The following are summaries of some recent decisions of the Inquiries, Complaints and Reports Committee, reflecting three different dispositions. They are provided for educational purposes. Information in these summaries has been altered to protect the privacy of both members and complainants, and to protect the confidentiality of the investigation process. The relevant substance of the allegations and outcomes remain unchanged.
Informed Consent: Decision: Take No Further Action
The complainant made various allegations related to a court-ordered parenting capacity assessment the member conducted with respect to her and her partner. One of the allegations was that the complainant did not provide informed consent for the assessment as the medication she was taking at the time caused temporary psychosis and negatively impacted her ability to answer questions.
The panel of the ICRC considering this matter noted that the clinical record did at times reflect the complainant’s inability to engage in assessment activities. On those occasions however, the sessions were discontinued. There was no indication that the complainant had been affected by her medication at the time that she consented to the assessment. There was also no indication that the complainant had, at any time, withdrawn her consent to participate in the assessment. The panel therefore determined there was no risk to the public with respect to this allegation and decided to Take No Further Action.
Providing Services Outside of Ontario: Decision: Advice
A health clinic made a mandatory report to the College due to its termination of a member’s employment. One of the reasons provided for termination was that the member had inappropriately provided psychological services outside of Ontario.
The panel of the ICRC considering this matter believed, based on the member’s response, that he appeared appropriately aware of the risks and benefits of providing his client with therapy while the client was travelling. The panel noted however, that the member’s considerations were was not adequately documented in his clinical notes. While the panel believed that the member’s reasons for providing virtual therapy to this client on a limited basis appeared adequate and appropriate, the clinic did not have the benefit of understanding this decision. The panel therefore decided to provide the member with Advice with respect to documenting his ethical decision-making processes.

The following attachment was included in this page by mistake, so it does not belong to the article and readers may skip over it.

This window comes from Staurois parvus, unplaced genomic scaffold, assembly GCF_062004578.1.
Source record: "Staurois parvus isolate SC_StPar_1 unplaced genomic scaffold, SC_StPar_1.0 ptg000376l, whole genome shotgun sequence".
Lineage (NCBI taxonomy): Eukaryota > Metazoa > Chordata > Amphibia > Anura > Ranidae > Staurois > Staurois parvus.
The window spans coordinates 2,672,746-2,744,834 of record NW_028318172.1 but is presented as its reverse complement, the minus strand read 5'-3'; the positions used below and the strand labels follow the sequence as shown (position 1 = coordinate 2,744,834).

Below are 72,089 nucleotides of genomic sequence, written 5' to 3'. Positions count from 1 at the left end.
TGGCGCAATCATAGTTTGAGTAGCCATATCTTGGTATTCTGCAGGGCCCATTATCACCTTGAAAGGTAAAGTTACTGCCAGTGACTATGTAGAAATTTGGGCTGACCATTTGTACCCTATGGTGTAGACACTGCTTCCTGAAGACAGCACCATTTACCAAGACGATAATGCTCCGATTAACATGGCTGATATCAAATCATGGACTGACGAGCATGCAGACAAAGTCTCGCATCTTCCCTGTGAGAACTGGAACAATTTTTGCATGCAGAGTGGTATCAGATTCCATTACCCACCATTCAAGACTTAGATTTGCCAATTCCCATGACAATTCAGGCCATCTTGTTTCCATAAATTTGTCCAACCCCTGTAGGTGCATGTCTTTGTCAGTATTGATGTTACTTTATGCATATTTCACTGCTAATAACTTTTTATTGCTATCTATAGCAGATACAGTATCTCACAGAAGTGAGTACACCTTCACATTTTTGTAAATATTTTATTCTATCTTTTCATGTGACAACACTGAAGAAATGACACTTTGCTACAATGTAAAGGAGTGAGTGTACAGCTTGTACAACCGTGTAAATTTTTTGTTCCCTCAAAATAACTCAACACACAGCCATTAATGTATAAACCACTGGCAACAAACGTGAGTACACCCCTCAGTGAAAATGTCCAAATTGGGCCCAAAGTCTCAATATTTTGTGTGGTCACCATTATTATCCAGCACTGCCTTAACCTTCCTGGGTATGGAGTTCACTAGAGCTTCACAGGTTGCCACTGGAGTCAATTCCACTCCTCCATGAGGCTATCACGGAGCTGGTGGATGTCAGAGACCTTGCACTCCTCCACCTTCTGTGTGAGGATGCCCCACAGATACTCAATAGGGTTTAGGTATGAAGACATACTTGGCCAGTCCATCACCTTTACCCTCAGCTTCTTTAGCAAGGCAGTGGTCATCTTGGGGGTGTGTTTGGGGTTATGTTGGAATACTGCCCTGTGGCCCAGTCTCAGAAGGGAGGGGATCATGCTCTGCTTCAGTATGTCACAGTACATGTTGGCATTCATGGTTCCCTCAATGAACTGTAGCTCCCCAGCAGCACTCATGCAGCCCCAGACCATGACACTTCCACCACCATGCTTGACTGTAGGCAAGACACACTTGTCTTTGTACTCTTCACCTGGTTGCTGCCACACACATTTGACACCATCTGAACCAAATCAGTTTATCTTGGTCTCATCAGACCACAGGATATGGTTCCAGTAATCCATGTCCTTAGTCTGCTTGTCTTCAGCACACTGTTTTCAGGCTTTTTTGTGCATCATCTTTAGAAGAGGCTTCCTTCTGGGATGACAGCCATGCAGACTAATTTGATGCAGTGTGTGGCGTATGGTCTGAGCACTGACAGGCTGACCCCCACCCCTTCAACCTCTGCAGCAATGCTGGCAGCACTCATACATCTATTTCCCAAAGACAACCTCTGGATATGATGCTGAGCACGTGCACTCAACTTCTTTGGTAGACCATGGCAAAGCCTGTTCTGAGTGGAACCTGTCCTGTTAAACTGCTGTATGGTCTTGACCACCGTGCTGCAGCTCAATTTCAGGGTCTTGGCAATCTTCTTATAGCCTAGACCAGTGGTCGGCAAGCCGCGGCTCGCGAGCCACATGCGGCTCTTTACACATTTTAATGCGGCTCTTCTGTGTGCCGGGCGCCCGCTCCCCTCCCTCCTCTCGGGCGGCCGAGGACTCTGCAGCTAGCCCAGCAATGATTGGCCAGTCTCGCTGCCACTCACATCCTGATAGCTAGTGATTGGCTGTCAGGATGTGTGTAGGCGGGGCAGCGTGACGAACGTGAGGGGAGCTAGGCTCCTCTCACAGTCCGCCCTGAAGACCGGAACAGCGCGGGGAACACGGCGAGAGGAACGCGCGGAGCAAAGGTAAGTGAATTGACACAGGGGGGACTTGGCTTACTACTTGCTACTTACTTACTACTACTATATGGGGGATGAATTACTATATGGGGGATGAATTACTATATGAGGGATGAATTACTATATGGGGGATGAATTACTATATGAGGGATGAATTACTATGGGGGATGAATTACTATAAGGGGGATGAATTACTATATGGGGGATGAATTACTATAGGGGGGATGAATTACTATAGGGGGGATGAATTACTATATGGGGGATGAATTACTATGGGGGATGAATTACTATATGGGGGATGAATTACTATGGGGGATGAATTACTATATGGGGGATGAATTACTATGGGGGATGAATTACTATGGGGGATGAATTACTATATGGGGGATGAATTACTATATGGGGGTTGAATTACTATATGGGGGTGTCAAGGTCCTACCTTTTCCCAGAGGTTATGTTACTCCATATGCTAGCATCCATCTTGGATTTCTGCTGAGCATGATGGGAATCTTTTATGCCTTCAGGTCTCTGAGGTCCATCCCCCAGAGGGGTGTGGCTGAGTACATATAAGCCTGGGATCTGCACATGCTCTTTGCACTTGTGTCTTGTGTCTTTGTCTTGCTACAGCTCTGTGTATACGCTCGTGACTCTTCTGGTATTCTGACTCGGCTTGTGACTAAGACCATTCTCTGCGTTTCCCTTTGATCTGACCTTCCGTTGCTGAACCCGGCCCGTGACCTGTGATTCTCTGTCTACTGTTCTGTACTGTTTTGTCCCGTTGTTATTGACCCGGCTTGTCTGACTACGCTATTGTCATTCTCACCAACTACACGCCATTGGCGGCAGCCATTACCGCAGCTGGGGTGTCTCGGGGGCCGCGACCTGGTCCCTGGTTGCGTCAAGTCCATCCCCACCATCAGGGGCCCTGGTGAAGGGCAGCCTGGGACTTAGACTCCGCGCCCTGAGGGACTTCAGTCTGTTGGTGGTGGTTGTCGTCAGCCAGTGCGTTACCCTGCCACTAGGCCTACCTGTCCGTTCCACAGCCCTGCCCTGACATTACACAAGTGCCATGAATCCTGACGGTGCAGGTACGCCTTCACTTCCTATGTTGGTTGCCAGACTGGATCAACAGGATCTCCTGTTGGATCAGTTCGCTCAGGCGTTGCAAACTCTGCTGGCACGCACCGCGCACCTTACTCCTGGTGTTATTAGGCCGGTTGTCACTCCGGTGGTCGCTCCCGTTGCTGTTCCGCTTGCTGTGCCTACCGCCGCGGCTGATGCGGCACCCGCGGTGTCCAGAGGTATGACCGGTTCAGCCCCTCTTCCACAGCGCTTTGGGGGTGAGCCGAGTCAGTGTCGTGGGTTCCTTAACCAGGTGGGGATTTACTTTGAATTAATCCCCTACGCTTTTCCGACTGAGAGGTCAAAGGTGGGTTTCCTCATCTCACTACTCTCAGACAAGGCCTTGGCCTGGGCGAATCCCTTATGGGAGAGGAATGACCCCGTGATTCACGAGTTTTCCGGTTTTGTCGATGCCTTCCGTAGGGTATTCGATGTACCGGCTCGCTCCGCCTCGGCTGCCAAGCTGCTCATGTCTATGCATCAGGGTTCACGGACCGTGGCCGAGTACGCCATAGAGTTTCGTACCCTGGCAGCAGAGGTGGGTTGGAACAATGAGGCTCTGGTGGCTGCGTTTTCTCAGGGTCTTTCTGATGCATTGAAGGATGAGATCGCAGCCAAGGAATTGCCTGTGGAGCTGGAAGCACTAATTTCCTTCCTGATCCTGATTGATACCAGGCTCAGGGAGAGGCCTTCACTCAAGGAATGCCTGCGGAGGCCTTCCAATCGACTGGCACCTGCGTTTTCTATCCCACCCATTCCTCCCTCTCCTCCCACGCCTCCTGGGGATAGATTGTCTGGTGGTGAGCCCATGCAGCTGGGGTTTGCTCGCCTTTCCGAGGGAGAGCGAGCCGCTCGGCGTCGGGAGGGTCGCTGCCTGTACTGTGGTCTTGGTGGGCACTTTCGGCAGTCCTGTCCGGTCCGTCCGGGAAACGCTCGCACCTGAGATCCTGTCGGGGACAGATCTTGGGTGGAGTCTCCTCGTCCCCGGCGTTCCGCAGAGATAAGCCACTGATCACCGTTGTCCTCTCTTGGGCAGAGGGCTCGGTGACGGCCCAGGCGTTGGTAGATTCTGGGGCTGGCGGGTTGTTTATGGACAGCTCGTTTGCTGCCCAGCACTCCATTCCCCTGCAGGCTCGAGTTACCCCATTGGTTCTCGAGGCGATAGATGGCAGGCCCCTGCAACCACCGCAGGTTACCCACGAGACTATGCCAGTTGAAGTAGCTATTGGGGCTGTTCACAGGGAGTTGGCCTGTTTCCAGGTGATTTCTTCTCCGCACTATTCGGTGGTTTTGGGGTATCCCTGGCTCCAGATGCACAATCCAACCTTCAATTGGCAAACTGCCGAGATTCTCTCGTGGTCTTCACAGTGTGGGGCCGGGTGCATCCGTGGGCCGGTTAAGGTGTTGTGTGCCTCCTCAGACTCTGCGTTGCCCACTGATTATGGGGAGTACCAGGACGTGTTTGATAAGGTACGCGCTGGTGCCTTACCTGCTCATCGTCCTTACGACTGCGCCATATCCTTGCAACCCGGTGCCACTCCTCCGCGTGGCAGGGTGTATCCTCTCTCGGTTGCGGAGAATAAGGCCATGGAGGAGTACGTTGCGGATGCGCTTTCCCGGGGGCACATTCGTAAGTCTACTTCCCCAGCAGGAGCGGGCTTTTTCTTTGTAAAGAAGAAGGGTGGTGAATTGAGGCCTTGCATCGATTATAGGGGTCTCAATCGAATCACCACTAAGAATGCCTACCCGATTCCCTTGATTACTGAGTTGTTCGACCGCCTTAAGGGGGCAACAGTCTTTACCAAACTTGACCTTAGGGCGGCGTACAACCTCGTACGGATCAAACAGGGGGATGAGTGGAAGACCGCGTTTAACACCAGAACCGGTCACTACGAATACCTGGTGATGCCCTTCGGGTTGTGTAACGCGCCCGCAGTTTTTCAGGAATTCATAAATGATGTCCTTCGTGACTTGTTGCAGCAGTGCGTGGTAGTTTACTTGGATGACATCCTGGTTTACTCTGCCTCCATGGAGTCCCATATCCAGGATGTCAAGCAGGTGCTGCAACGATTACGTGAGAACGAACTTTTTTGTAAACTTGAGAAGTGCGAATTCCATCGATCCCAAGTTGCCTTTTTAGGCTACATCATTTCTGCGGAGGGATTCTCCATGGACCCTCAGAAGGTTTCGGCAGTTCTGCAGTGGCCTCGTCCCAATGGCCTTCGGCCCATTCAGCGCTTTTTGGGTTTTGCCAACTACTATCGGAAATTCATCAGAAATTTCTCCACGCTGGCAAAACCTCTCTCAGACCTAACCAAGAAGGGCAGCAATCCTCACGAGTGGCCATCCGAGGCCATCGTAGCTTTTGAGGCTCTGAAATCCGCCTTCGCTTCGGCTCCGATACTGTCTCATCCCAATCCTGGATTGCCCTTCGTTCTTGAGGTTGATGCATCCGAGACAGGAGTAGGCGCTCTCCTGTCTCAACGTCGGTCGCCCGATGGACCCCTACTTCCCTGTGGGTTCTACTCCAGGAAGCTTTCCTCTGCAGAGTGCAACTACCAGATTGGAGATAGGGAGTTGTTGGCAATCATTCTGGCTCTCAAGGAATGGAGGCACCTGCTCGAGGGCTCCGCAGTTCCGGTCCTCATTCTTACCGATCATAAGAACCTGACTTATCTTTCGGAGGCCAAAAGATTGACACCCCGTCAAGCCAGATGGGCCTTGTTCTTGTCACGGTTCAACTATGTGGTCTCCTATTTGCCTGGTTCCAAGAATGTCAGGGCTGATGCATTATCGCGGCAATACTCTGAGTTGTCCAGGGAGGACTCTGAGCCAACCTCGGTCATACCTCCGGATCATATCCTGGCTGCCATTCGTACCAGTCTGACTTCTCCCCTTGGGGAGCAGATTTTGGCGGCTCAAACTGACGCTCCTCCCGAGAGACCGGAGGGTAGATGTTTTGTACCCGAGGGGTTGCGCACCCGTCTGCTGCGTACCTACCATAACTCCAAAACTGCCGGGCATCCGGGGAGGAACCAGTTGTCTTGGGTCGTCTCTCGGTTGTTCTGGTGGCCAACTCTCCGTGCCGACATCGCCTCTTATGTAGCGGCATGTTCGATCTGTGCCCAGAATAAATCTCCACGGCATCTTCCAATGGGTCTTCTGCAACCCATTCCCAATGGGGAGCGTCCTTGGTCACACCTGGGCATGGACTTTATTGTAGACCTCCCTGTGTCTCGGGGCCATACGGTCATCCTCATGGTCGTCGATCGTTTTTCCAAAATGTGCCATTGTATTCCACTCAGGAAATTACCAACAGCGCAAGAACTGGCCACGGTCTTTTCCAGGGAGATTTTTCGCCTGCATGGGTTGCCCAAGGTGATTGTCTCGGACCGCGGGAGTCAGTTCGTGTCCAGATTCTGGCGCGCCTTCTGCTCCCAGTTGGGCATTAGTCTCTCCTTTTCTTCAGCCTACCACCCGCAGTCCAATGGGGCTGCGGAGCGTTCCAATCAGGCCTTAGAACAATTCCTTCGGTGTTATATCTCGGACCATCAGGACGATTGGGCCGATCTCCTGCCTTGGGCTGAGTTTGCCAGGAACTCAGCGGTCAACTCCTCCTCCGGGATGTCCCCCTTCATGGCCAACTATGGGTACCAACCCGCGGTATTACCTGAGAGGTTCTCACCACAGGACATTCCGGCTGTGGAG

Conflict of Interest, Objectivity, and Intimate Partner Violence: Decision – Undertakings
The member provided individual psychotherapy services to the complainant’s spouse for a period of five years. The complainant participated in several joint sessions with her spouse over several months before lodging a complaint. The complainant alleged that because of the member’s therapeutic alliance with her spouse, the member did not appropriately respond to the concerns of domestic abuse she disclosed in those joint sessions.
The panel of the ICRC considering this matter noted that the member did not appear to dispute the complainant’s description of the information she disclosed. In the panel’s view, this information did appear to indicate patterns of abuse. The panel was very concerned that the member did not appear to recognize or appropriately address these issues, as this apparent failure posed high risks to the complainant and others. The panel therefore believed it was appropriate and in the public interest to ask the member to enter into an Undertaking, comprised of a Coaching Program consisting of education and clinical file review, to address these concerns.